By Jeff Michaels | November 4th, 2009 - 9:37am
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Governor-elect Christopher J. Christie.  How sweet it is for the thousands of volunteers who worked since February to support this great man for NJ Governor.  I am proud to be one of them.

Congratulations go to him and to his wife Mary Pat and terrific family.  Also congratulations to Lt Governor-elect Kim Guadagno on her election.  Her stellar performance on the campaign trail was a major asset to the Governor-elect, and proved his good judgment in choosing her.

When Gov-elect Christie was named US Attorney, most observers ignored his call that public corruption would be a major priority of his office.  This is Jersey, after all, where pay-to-play and apparently other seedier behaviors were standard operating procedure in many communities.

If any seasoned people thought about his comments, they would have dismissed it as unlikely.

We all know that Chris proved the skeptics wrong, and developed a strong track record and reputation on the public corruption front.

 

In fact, I have found that the Governor-elect is at his best when he is proving skeptics wrong, and not taking the conventional road.

It is the sheer, iron will of a confident man, sure of his strengths, while knowlegable of his shortcomings, and willing to take risks to accomplish great things.

In this respect, he is not your conventional politician. 

His campaign proves my point.  The irony is that most "observers" during the campaign felt he was playing it safe, or "running out the clock" in his conduct of the campaign, especially when it came to having a detailed "tax plan."  They were wrong.

There were ill-willing media commentators who wanted him to lose, but there were also well-meaning friends and allies (sometimes the writer included), who questioned his campaign strategies.

The irony is that the "easy" road, not the harder, riskier road, would have been to bend to conventional wisdom and conduct his campaign on other people's terms.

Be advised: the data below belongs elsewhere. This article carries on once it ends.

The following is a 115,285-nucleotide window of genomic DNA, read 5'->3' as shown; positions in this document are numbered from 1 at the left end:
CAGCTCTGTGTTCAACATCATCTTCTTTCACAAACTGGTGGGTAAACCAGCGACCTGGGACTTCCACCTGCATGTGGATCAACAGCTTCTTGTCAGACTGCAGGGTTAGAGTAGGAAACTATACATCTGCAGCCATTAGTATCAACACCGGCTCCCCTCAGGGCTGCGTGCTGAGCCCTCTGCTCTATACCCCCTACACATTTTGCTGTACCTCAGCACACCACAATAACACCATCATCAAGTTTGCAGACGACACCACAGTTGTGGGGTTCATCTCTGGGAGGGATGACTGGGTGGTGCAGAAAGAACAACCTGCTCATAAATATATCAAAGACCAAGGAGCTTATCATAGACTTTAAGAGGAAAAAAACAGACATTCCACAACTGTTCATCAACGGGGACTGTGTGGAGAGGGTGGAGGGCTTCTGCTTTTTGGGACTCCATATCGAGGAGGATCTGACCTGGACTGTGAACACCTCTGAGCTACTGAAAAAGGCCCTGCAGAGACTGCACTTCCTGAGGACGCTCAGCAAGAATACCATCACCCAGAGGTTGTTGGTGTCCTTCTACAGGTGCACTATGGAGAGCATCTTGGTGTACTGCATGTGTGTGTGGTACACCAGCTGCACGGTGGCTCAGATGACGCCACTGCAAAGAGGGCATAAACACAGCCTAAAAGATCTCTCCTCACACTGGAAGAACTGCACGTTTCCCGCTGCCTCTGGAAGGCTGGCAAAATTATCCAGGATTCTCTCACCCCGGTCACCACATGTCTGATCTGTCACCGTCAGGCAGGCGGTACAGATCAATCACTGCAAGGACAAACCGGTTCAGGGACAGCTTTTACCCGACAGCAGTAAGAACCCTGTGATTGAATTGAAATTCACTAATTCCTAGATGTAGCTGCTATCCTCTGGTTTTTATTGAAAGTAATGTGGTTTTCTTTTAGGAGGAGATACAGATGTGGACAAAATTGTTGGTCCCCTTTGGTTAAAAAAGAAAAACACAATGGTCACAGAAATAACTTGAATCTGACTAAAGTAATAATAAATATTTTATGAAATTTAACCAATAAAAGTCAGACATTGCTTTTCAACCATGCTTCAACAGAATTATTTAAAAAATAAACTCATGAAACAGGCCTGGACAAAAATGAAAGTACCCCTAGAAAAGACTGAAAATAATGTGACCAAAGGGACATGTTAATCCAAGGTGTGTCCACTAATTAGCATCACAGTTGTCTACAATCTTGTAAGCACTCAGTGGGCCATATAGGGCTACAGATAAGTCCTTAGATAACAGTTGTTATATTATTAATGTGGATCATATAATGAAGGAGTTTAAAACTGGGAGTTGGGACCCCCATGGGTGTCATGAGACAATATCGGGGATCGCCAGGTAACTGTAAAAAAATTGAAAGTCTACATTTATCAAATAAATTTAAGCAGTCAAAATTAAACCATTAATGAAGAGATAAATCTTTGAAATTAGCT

He would have none of it.  His campaign strategies were the riskiest of them all.  They confounded his friends and frustrated editorial writers, but it was his calculated risk, run his way, and by sheer force of personal will he pulled it off, defying all the odds.  This was not the cynical political calculation of a wily politician.  This was an honest candidate who said from day one that the solutions to our tax problems were complex, there were no silver bullets, and he would not be forced into making promises he couldn't keep, or offering gimmicky tax ideas that would never get enacted.  He was honest with himself, honest with the public, and never veered off this path, no matter how many times others wanted him to do it, and no matter how easy and tempting it was to do it.

That is the real Chris Christie.  The direction he will seek to take, whether it is political or on a policy point, is always well-thought out, well-researched, and vetted.  But when he chooses a path, there should be no more doubters left in NJ about his sheer force of will and ability to accomplish great things.

Wake-Up Call

Morning Digest: August 29th

Belmar mayor's race: a wave of post-Sandy project politics stirs up seaside Monmouth borough BELMAR - When Belmar Mayor Matt Doherty rolled out his re-election campaign in February, he did so still basking in the glow of what many residents of the 6,000-person Monmouth County seaside borough saw...

Op-Ed

White House’s Tuition Challenge Being Met in NJ

By MICHAEL W. KLEIN In his weekly radio address on August 16, President Obama challenged colleges “to do their part to bring down costs” and lighten the tuition burden on students.  The state colleges and universities in New Jersey have... Read More >

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 The following letter was sent today to Republican state legislators, county chairs, state committee members, and New Hampshire... more »

Quote of the Day

quote of the day

"Christie’s method for coping with scandal has been more complicated. In January, the seemingly-local issue of lane closings on the George Washington Bridge, which created a massive traffic jam in the Hudson River town of Fort Lee, became one of national interest when it was revealed that one of Christie’s closest staffers had ordered them—for what looked like political retribution against a Democratic mayor. The scandal was quickly dubbed 'Bridgegate,' and unfortunately for Christie, it played into his reputation as a bully. Christie's response was to act unlike himself: humble." - Olivia Nuzzi

- The Daily Beast

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